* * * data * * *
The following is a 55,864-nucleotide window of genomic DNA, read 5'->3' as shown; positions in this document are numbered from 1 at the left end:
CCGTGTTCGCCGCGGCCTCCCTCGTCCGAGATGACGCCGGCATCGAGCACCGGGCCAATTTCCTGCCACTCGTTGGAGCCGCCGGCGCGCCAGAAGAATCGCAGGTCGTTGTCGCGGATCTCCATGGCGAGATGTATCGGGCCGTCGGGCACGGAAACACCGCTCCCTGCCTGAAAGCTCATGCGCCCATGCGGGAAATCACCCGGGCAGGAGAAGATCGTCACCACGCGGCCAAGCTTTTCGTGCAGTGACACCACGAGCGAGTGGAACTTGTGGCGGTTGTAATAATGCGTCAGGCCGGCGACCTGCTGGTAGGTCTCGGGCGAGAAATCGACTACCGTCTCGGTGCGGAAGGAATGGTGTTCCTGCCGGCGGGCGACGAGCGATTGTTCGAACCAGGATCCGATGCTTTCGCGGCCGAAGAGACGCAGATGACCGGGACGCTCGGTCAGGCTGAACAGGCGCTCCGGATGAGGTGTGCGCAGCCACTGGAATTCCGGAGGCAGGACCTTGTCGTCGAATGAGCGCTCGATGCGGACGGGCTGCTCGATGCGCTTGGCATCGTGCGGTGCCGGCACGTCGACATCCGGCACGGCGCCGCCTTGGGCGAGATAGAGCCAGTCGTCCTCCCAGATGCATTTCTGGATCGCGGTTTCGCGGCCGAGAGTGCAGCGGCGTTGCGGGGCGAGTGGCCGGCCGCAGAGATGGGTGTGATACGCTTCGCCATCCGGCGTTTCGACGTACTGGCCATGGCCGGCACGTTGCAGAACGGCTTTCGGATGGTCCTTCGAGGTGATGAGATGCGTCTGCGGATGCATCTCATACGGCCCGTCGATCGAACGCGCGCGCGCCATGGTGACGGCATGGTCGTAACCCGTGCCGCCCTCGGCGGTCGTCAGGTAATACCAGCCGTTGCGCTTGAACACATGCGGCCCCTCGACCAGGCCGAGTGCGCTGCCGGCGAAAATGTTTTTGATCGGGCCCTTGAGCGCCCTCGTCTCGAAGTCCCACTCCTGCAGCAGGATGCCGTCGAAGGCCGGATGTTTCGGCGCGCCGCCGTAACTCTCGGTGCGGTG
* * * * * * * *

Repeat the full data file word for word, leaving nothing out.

The following is a 55,864-nucleotide window of genomic DNA, read 5'->3' as shown; positions in this document are numbered from 1 at the left end:
CCGTGTTCGCCGCGGCCTCCCTCGTCCGAGATGACGCCGGCATCGAGCACCGGGCCAATTTCCTGCCACTCGTTGGAGCCGCCGGCGCGCCAGAAGAATCGCAGGTCGTTGTCGCGGATCTCCATGGCGAGATGTATCGGGCCGTCGGGCACGGAAACACCGCTCCCTGCCTGAAAGCTCATGCGCCCATGCGGGAAATCACCCGGGCAGGAGAAGATCGTCACCACGCGGCCAAGCTTTTCGTGCAGTGACACCACGAGCGAGTGGAACTTGTGGCGGTTGTAATAATGCGTCAGGCCGGCGACCTGCTGGTAGGTCTCGGGCGAGAAATCGACTACCGTCTCGGTGCGGAAGGAATGGTGTTCCTGCCGGCGGGCGACGAGCGATTGTTCGAACCAGGATCCGATGCTTTCGCGGCCGAAGAGACGCAGATGACCGGGACGCTCGGTCAGGCTGAACAGGCGCTCCGGATGAGGTGTGCGCAGCCACTGGAATTCCGGAGGCAGGACCTTGTCGTCGAATGAGCGCTCGATGCGGACGGGCTGCTCGATGCGCTTGGCATCGTGCGGTGCCGGCACGTCGACATCCGGCACGGCGCCGCCTTGGGCGAGATAGAGCCAGTCGTCCTCCCAGATGCATTTCTGGATCGCGGTTTCGCGGCCGAGAGTGCAGCGGCGTTGCGGGGCGAGTGGCCGGCCGCAGAGATGGGTGTGATACGCTTCGCCATCCGGCGTTTCGACGTACTGGCCATGGCCGGCACGTTGCAGAACGGCTTTCGGATGGTCCTTCGAGGTGATGAGATGCGTCTGCGGATGCATCTCATACGGCCCGTCGATCGAACGCGCGCGCGCCATGGTGACGGCATGGTCGTAACCCGTGCCGCCCTCGGCGGTCGTCAGGTAATACCAGCCGTTGCGCTTGAACACATGCGGCCCCTCGACCAGGCCGAGTGCGCTGCCGGCGAAAATGTTTTTGATCGGGCCCTTGAGCGCCCTCGTCTCGAAGTCCCACTCCTGCAGCAGGATGCCGTCGAAGGCCGGATGTTTCGGCGCGCCGCCGTAACTCTCGGTGCGGTG